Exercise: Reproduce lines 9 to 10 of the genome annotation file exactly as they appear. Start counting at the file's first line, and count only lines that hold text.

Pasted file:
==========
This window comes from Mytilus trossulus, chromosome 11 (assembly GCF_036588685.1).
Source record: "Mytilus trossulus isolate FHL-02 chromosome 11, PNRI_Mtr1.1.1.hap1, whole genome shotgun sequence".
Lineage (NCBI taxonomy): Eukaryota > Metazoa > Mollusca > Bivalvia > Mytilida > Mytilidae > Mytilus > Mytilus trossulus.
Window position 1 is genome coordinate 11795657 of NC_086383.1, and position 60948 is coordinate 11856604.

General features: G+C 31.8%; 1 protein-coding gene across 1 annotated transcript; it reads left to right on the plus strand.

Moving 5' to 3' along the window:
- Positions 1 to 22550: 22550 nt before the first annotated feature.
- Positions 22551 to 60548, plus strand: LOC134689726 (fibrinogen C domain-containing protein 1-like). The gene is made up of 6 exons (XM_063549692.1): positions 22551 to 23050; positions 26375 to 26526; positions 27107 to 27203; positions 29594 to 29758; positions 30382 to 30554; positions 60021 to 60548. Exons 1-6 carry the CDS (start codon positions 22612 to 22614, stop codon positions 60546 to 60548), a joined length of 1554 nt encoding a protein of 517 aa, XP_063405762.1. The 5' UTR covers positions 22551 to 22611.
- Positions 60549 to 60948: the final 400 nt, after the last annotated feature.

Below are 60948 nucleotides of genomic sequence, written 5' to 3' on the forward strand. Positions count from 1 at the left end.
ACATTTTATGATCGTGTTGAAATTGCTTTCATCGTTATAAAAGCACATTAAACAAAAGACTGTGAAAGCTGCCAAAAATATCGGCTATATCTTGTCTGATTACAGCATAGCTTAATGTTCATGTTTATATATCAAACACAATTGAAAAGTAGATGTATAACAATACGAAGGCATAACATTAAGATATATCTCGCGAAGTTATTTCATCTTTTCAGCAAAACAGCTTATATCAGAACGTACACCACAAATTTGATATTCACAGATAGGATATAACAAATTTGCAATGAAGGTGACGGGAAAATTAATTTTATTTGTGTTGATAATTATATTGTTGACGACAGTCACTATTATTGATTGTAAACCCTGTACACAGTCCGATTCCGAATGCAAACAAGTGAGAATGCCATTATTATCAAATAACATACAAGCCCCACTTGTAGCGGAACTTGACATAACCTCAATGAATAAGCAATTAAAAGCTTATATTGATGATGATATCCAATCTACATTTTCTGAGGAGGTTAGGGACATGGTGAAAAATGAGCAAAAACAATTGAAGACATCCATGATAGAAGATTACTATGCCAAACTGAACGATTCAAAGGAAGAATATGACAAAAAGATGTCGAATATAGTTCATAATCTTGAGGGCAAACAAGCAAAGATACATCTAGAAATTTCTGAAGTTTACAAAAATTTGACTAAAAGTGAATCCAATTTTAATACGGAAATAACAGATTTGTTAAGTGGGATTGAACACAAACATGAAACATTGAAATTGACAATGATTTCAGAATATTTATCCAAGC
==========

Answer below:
- Positions 60549 to 60948: the final 400 nt, after the last annotated feature.

Below are 60948 nucleotides of genomic sequence, written 5' to 3' on the forward strand. Positions count from 1 at the left end.